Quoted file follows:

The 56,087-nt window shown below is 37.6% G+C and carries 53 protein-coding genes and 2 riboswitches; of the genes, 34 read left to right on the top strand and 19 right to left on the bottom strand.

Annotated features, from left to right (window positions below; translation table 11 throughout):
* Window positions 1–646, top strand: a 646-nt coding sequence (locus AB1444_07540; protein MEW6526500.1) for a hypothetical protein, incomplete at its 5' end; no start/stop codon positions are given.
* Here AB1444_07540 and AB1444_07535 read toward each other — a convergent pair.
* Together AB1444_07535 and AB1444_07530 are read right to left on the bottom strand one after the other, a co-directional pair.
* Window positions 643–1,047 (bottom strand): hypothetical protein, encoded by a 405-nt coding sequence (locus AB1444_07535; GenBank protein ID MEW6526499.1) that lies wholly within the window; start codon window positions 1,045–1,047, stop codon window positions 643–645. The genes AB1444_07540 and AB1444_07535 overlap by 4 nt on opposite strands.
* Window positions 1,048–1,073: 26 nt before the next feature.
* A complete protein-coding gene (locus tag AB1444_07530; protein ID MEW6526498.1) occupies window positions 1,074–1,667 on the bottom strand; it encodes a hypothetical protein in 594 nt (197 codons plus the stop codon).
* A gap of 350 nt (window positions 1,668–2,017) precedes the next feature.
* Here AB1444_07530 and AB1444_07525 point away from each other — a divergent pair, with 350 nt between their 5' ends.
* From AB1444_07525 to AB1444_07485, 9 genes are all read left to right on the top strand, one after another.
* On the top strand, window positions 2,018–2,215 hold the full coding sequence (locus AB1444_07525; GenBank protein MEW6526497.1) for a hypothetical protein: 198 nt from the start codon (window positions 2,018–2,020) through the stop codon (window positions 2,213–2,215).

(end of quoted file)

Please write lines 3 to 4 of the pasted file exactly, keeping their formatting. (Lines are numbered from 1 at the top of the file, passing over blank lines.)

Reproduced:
* Window positions 1–646, top strand: a 646-nt coding sequence (locus AB1444_07540; protein MEW6526500.1) for a hypothetical protein, incomplete at its 5' end; no start/stop codon positions are given.
* Here AB1444_07540 and AB1444_07535 read toward each other — a convergent pair.